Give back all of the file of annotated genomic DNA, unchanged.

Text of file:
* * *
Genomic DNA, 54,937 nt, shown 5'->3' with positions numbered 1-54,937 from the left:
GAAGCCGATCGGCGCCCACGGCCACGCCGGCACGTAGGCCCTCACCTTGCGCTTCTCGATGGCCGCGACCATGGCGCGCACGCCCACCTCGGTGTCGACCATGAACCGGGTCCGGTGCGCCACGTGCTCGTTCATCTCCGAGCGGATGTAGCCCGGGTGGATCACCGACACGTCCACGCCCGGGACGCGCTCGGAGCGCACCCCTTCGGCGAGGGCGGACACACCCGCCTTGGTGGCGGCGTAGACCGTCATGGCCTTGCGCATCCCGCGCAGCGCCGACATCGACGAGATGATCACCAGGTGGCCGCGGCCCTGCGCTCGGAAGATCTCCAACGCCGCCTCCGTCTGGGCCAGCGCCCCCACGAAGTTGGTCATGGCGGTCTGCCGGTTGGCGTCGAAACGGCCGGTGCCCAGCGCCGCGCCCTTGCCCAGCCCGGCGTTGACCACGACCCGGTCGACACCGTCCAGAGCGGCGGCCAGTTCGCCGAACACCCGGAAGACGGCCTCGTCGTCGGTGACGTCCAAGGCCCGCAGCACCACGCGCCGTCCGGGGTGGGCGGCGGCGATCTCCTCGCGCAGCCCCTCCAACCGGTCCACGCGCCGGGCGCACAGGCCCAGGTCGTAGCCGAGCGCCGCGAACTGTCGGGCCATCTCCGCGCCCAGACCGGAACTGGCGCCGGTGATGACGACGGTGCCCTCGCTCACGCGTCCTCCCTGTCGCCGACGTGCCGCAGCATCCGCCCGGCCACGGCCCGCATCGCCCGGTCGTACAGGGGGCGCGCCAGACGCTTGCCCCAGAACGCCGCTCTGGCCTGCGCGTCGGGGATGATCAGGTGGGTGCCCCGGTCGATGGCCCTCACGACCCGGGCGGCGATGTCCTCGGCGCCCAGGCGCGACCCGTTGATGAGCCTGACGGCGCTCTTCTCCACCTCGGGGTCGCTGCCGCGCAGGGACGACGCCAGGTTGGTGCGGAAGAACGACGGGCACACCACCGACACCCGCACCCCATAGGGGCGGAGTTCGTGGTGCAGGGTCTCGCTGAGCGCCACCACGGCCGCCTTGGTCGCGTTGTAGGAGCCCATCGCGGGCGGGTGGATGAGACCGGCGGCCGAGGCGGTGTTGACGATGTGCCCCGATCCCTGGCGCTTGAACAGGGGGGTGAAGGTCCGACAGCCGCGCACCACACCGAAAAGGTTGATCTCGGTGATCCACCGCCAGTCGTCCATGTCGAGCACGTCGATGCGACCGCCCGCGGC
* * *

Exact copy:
Genomic DNA, 54,937 nt, shown 5'->3' with positions numbered 1-54,937 from the left:
GAAGCCGATCGGCGCCCACGGCCACGCCGGCACGTAGGCCCTCACCTTGCGCTTCTCGATGGCCGCGACCATGGCGCGCACGCCCACCTCGGTGTCGACCATGAACCGGGTCCGGTGCGCCACGTGCTCGTTCATCTCCGAGCGGATGTAGCCCGGGTGGATCACCGACACGTCCACGCCCGGGACGCGCTCGGAGCGCACCCCTTCGGCGAGGGCGGACACACCCGCCTTGGTGGCGGCGTAGACCGTCATGGCCTTGCGCATCCCGCGCAGCGCCGACATCGACGAGATGATCACCAGGTGGCCGCGGCCCTGCGCTCGGAAGATCTCCAACGCCGCCTCCGTCTGGGCCAGCGCCCCCACGAAGTTGGTCATGGCGGTCTGCCGGTTGGCGTCGAAACGGCCGGTGCCCAGCGCCGCGCCCTTGCCCAGCCCGGCGTTGACCACGACCCGGTCGACACCGTCCAGAGCGGCGGCCAGTTCGCCGAACACCCGGAAGACGGCCTCGTCGTCGGTGACGTCCAAGGCCCGCAGCACCACGCGCCGTCCGGGGTGGGCGGCGGCGATCTCCTCGCGCAGCCCCTCCAACCGGTCCACGCGCCGGGCGCACAGGCCCAGGTCGTAGCCGAGCGCCGCGAACTGTCGGGCCATCTCCGCGCCCAGACCGGAACTGGCGCCGGTGATGACGACGGTGCCCTCGCTCACGCGTCCTCCCTGTCGCCGACGTGCCGCAGCATCCGCCCGGCCACGGCCCGCATCGCCCGGTCGTACAGGGGGCGCGCCAGACGCTTGCCCCAGAACGCCGCTCTGGCCTGCGCGTCGGGGATGATCAGGTGGGTGCCCCGGTCGATGGCCCTCACGACCCGGGCGGCGATGTCCTCGGCGCCCAGGCGCGACCCGTTGATGAGCCTGACGGCGCTCTTCTCCACCTCGGGGTCGCTGCCGCGCAGGGACGACGCCAGGTTGGTGCGGAAGAACGACGGGCACACCACCGACACCCGCACCCCATAGGGGCGGAGTTCGTGGTGCAGGGTCTCGCTGAGCGCCACCACGGCCGCCTTGGTCGCGTTGTAGGAGCCCATCGCGGGCGGGTGGATGAGACCGGCGGCCGAGGCGGTGTTGACGATGTGCCCCGATCCCTGGCGCTTGAACAGGGGGGTGAAGGTCCGACAGCCGCGCACCACACCGAAAAGGTTGATCTCGGTGATCCACCGCCAGTCGTCCATGTCGAGCACGTCGATGCGACCGCCCGCGGC